Heartworm & Flea Prevention
Canine heartworm disease is preventable. Parasitic heartworms grow in dogs’ heart and lung arteries. Mosquitoes spread heartworm disease between dogs (and cats). When biting an infected animal, mosquitoes ingest heartworm larvae. When bitten by the same mosquito, dogs contract heartworm disease. Heartworms can live for up to 7 years in a dog.
In the early stages of infection, there may be no visible symptoms. Throughout the maturation of the heartworm larvae, symptoms may include weight loss, coughing, lower level of physical activity, and heart failure. Avoid worm development in your pet with preventative drugs.
It is recommended that all dogs receive a once-monthly preventative treatment, obtained by prescription only. It eliminates any larvae deposited by mosquitoes. Heartworm tests are recommended for dogs over the age of 7 months and should be repeated yearly, and when changing between medications. Regular testing ensures infections will be dealt with quickly and effectively. Your veterinarian can recommend the safest treatment.
Fleas: The Life Cycle
Fleas are small, brown insects. Their mouths are adapted for piercing skin and sucking blood. There are four stages to the flea’s life cycle:
- Eggs: Females are able to lay several hundred eggs in their lifetime. They may lay eggs either directly onto the dog, or in the environment. Eggs hatch in about 12 days.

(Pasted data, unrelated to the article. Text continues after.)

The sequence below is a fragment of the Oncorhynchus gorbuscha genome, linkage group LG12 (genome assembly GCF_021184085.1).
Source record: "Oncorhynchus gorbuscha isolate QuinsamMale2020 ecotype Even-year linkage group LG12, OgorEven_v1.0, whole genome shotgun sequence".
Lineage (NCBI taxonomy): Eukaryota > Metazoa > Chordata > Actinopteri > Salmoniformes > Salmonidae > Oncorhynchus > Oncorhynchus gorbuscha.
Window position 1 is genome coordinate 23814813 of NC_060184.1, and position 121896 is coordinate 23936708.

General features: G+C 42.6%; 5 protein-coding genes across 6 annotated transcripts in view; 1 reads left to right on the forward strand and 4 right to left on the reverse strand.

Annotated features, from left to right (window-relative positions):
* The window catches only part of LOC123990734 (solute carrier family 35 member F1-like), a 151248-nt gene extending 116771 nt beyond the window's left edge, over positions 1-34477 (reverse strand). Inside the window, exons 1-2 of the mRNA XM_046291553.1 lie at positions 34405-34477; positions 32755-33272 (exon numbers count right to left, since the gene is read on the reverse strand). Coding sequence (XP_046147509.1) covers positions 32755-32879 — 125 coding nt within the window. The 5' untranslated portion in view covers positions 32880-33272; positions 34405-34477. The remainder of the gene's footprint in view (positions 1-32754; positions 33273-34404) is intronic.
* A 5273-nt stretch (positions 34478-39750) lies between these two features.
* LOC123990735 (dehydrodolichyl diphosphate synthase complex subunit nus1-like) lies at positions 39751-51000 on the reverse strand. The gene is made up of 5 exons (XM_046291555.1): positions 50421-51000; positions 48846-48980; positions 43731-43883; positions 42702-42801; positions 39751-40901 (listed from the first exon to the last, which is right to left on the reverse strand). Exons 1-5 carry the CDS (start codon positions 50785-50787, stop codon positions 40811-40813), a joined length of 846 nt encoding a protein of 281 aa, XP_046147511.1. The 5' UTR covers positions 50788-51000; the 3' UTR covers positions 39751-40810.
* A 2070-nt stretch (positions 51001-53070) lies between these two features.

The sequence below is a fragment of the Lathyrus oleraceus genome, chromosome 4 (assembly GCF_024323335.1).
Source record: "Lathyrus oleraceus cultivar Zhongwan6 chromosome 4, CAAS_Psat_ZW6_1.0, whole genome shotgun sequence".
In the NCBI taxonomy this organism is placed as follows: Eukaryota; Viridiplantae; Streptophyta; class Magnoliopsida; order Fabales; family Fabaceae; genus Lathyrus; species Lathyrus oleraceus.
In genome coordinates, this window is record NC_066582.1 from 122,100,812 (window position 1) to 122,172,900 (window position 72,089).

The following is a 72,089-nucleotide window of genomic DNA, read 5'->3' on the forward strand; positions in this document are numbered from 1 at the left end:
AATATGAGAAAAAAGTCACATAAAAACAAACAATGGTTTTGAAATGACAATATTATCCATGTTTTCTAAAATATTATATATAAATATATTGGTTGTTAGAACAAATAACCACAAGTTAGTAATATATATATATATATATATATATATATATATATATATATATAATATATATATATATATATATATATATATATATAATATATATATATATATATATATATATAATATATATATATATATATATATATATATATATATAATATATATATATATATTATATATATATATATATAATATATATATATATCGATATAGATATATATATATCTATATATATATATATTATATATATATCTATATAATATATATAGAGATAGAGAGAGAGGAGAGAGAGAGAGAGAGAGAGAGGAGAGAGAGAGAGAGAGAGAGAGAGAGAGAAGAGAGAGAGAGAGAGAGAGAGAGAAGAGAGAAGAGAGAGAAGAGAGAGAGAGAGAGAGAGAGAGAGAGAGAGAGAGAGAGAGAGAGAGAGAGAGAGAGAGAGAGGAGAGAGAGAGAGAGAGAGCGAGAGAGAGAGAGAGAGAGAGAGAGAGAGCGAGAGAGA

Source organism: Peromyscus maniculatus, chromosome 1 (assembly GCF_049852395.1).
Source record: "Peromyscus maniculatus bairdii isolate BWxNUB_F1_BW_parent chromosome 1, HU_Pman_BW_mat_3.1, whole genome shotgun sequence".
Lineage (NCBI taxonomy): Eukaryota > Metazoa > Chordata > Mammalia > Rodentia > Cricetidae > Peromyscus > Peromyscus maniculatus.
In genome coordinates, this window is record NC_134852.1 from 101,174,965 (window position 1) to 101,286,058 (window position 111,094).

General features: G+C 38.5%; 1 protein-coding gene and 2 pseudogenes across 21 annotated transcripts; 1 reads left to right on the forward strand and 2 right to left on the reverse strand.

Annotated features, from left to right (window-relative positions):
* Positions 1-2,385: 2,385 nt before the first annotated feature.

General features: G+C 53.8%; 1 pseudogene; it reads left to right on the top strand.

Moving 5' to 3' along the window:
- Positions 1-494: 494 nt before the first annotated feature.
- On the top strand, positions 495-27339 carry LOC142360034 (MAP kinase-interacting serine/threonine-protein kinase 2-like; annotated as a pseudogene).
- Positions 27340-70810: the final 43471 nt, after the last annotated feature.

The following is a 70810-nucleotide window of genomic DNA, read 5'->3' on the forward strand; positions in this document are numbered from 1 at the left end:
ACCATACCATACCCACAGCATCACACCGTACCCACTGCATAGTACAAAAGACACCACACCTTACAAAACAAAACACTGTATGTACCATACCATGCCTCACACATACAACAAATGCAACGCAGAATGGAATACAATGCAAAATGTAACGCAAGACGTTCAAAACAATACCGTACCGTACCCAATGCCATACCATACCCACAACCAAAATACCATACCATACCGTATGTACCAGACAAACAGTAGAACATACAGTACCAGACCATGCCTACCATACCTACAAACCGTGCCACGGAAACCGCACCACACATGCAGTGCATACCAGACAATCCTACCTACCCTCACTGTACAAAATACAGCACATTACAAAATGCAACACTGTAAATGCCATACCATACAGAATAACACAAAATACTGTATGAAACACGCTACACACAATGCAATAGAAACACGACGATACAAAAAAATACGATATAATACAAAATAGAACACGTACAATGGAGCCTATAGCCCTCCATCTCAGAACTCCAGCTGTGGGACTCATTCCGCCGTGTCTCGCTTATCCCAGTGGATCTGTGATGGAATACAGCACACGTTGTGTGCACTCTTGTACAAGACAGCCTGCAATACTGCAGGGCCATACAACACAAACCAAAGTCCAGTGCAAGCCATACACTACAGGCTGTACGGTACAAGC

- Larva: Larvae hatch and nestle deep into carpets and cracks. Dried blood and dander serve as meals for larvae. After a week or two, they spin into cocoons, or pupa.
- Pupa and adult: The adult flea hatches from the pupa, which are highly resistant to insecticides. The flea will then attach to its host. In warm temperatures, fleas complete their lifecycle in approximately three weeks.
Signs of Fleas
Some dogs may not show signs of irritation. Others are more sensitive, even highly allergic, to fleabites. A small hive may develop. Flea-sensitive dogs will often itch, scratch, and groom excessively, causing the area to become hairless and raw. There is potential for bacterial infection.
Flea excrement (or flea dirt) may also be visible, looking like ground pepper. It changes to a reddish brown colour when wet, because it contains blood. Often dog owners never actually see a flea, yet their pet continues to itch. A fragment of a tapeworm in your dog’s stool indicates the dog has or had fleas. While grooming or in response to a fleabite it is possible for dogs to ingest a tapeworm-infected flea.
Control and Prevention
Flea removal can be tiresome work. Luckily, flea control is becoming increasingly easier! Monthly flea prevention treatments will reduce your dog’s likelihood of catching fleas. Oral and topical methods can help prevent fleas as well as treat existing problems.
A wide range of products is available for flea control and prevention, including sprays, powders, shampoos, and flea collars. If fleas are contracted, it is imperative the dog and their living area are treated. Fleas and their offspring are resistant to different methods of extermination. Chemicals with enduring effects should be repeated to eliminate eggs, larvae, pupae, and adults. In severe situations, seek professional assistance. Licensed pest control companies can access a wide range of insecticides and know how to best address your infestation. Additionally, your veterinarian can help you select a flea treatment that best suits your pet and its lifestyle.